LEWISBURG (WVDN) – A presentation on the Region 4 Project of Brownfields Assessment and Remediation was given to the Greenbrier County Commission at their Aug. 9 meeting.
Region 4 Project manager Betsy Morris explained some of the details of this program and what is expected to happen this year.
She said, “We are doing the education and inventory phase right now, and we need to document and show the EPA that we are being diligent and the need is great in our area.”
Submissions of applications need to be done by the second week of September.
This particular grant will cover the identification and listing of properties as well as assessment of each by engineers from Potesta to determine if they are contaminated or polluted.
“The remediation phase will be much more expensive and will require seeking additional funding,” said Morris.
Properties do not have to be in the flood plain, and clusters of multiple properties that are adjacent to each other will make a big impact on the community if addressed by this program, she said. Nomination of properties can be done online by community members or local government who often owns the abandoned properties.
Of course, asbestos is an important pollutant to be identified, she said, and also abandoned fuel tanks like heating oil, drums, tanks and transformers on properties that are not occupied is an important issue.
“A good example of a potential Brownfields site is the Pocahontas Tannery,” Morris said of the Marlinton property.
“Three, four or five years down the road we expect to be able to show great progress,” said Morris.
She also said, “Twenty-five sites are already in the system, but we would like to double that number.”
The Biden administration’s commitment to lifting up and protecting overburdened communities across America spurred this program through the EPA forward, and in 2021 there were three Greenbrier County properties that were granted $300,000: Black Diamond Mining coal landing in Sam Black Church, the Drennen/Grant retail properties in former East Rainelle, and Mulligan Lumber sawmill in Ronceverte.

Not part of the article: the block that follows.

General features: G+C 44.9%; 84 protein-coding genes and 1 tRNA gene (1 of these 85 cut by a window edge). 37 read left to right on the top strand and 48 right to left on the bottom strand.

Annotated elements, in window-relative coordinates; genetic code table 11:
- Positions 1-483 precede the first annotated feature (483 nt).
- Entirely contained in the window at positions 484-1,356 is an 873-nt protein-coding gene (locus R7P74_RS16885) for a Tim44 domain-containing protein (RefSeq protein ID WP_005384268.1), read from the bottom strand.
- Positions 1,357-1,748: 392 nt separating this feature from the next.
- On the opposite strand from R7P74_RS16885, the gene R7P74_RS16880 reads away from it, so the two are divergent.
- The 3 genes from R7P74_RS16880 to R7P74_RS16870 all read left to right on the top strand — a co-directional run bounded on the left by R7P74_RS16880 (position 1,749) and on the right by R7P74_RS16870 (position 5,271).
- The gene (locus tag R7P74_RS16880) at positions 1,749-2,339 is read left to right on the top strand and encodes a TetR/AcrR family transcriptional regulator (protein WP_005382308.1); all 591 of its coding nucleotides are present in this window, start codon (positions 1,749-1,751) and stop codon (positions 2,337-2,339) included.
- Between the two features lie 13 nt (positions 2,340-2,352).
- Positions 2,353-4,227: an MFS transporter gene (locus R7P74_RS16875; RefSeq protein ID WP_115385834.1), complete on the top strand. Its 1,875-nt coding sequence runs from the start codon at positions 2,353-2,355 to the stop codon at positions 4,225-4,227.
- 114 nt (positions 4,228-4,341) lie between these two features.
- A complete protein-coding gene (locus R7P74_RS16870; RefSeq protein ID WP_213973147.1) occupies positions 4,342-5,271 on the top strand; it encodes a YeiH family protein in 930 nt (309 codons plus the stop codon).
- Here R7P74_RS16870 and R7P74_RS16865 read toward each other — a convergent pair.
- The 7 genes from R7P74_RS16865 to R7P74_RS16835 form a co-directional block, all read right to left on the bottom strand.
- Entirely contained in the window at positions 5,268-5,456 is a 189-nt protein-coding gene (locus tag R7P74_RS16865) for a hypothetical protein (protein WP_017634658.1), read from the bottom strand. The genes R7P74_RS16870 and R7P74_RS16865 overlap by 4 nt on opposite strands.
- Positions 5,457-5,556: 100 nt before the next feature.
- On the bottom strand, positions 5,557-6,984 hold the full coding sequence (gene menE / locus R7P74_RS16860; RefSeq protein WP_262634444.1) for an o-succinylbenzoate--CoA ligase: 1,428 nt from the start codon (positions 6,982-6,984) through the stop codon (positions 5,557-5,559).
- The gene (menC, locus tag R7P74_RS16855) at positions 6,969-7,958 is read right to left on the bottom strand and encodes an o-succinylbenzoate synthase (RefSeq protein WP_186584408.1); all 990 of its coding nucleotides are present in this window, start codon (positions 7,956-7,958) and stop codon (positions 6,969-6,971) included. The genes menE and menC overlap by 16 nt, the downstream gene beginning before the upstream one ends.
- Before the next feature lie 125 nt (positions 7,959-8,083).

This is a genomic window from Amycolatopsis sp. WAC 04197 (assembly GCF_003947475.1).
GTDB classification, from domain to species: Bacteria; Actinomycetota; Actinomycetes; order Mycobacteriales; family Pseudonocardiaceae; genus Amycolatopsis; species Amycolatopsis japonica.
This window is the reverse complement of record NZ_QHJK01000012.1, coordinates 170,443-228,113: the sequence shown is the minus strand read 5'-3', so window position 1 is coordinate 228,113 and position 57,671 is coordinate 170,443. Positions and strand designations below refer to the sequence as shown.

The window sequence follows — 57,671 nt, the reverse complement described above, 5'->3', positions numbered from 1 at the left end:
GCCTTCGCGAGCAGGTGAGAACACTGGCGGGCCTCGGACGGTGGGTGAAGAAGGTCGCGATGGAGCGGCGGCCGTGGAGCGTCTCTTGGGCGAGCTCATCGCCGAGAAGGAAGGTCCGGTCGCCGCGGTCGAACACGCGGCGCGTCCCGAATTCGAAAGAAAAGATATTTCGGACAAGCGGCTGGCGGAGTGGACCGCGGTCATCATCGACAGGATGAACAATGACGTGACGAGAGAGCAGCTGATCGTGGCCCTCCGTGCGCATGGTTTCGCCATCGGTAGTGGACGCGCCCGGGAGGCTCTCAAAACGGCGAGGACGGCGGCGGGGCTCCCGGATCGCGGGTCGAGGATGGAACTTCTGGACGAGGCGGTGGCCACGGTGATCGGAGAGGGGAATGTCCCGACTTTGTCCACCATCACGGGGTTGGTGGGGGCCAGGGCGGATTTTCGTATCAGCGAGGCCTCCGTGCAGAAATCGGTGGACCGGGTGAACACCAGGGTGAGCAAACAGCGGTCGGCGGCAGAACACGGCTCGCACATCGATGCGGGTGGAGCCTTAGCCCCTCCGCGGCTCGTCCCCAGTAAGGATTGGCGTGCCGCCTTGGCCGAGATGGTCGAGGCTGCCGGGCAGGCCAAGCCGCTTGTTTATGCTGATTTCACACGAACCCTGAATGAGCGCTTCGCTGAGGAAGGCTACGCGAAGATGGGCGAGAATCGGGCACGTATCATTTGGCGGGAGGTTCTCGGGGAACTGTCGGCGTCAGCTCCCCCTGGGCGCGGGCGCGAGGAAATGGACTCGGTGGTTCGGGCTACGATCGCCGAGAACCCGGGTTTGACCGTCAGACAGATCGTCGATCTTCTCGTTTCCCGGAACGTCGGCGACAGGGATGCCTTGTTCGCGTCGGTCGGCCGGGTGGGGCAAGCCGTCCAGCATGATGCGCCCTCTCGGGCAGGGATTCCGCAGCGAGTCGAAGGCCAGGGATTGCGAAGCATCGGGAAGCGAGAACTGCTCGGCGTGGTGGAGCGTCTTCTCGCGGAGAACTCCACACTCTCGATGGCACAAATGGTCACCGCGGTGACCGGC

A concerted effort to identify properties is needed before additional funds from the EPA can be obtained.
“Remediation will not be covered by this grant,” said Morris. “This grant is for identification and inspection to locate contaminants.”
The online questionnaire is easy to complete with drop-down boxes to check off property qualifiers. A GIS map will be created from these applications to geographically identify each site, the owners, the former owners and former uses of the property. This is the Phase One called Survey 123 and can be accessed by https://arcg.is/1m8GuT0.
In Phase Two the inspection of each property will be done by engineers of Potesta in Charleston and they will complete the title search and site assessment to either identify contaminants or identify the property as free of contaminants.
Public meetings are going to be scheduled to offer encouragement to area residents to help finding these properties. A full presentation like the one given at the county commission meeting that can be requested to be shown to groups and clubs.
The 2022 West Virginia Brownfields Conference will be held at Marshall University in Huntington on Sept. 13-15. Online registration will provide a link to attend virtually as well as in person at www.wvbrownfields.org.
Region 4 Planning and Development Council is the organization responsible for administration of this EPA funding, and their website is https://reg4wv.org.